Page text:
They can still live an extremely comfortable life, all be it at a dizzying chaotic pace . I fall into this group and can live high up in a small but modern city apartment, in the main walking street/mall in the middle of the city. There are beautiful views of the Yangtze River from the balcony and the city outside the front door. My work week totals 15 hours and that's including preparation time. I eat out nearly every day because, that's how it's done here and I earn enough to live comfortably. This is not a possible for many people in their own home countries. Expat Experts in higher positions and specialised occupations, can really often live high above what they would get for an equivalent job back home. China is growing and changing, employment here means you're right in the action, where it's all happening. It can be a very exciting lifestyle, especially for the first year or two but living in China can easily start to wear you down. With many daily challenges to face and life running at such a hectic pace, you need to learn how to cope with living in a place that is completely different to anything most westerners would ever have encountered.
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What It Takes To Live In China
There are constant daily aggravations that can easily go unnoticed for the first couple of years. I guess when you first arrive it's all new and exciting and your tolerance threshold is still high, but after sometime, the continuous attention you receive can become a real problem. Being stared at and even stared down wherever you go. Groups of people screaming "HELLLOOO" and giggling and whispering about you as you try to walk past unnoticed, but a foreigner in China can't escape unnoticed. It's really tough and easy to get paranoia issues. You have to find ways to deal with these daily challenges and stay in a good frame of mind.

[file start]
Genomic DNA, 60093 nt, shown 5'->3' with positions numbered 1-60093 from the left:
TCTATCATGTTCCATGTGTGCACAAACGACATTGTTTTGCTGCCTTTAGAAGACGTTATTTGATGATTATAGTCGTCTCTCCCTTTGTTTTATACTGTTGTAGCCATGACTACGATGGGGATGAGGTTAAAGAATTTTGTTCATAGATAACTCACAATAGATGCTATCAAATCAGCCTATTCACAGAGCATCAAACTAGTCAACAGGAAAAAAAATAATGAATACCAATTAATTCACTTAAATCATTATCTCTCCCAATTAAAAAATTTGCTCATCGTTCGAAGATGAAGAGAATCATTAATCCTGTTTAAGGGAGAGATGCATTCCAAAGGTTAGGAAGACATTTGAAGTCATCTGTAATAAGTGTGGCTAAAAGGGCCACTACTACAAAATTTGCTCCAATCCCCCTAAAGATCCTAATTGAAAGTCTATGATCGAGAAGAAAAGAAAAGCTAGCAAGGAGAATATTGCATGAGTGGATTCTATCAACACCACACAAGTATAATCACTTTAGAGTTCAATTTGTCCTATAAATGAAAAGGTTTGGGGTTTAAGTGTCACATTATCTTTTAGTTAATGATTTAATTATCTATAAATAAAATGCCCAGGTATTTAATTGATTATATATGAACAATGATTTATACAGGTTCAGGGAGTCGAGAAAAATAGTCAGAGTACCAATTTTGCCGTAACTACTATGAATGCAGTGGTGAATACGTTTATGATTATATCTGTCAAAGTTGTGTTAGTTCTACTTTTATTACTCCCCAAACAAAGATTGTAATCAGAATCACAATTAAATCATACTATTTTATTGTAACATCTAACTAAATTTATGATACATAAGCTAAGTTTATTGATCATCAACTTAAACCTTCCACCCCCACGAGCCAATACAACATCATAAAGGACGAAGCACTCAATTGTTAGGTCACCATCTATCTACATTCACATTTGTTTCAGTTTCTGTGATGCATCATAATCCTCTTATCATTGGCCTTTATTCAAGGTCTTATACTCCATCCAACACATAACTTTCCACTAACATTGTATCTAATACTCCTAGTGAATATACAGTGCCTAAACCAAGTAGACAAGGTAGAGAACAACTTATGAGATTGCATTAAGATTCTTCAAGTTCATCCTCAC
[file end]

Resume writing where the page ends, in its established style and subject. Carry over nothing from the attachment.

Another difficulty is the language barrier. Compared to other languages in the world, the Chinese language is extremely difficult to pick up. In fact it's ranked as the #1 most difficult language in the world for native English speakers to learn. Add to that the fact that the majority of Chinese people (even though they have learnt English at school) don't speak English well and the language barrier becomes a very real hurdle that you have to get over. There are many ways to learn the Chinese language but no quick and easy way, believe me, I've tried most of them. Nothing is more effective than immersion learning, being thrown in the deep end and learning to speak your way through real life situations. You will need some extra help and if you can't physically get yourself to a language course, you will have to rely on finding a good alternative. Out of all the actual books, C.D's, Mp3's and internet websites that I've tried, the most effective by far is the Pimsleurs Mandarin Chinese. Pimsluers has many different packages, depending on how much you wish to learn and how much you wish to spend. I highly recommend working through the whole "Language Program", starting with set one but if you are limited by money, the" Conversational Chinese" package can still help you get started. Pimsleurs won't teach you to read or write but it will efficiently teach you to understand and speak the language. Couple this with immersing yourself into daily life and the transition to China becomes much easier.
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China is certainly not everyone's cup of green tea, but a very high number of foreigners who come here for the short-term, stay for the long-term. You can attribute this to a mix of low-cost living whilst earning a reasonably high wage, many new and interesting opportunities around every corner and amazing world renowned tourist destinations to visit in your free time. Yes, there are many difficulties to face but the difficulties in themselves can also be a drawcard to stay. It's a challenging, life changing experience and because everyday is unpredictable, it offers you a real chance to learn and grow as a person. The sleeping giant really is awakening and people from all over the world are grabbing their chances to jump onboard and join the ride.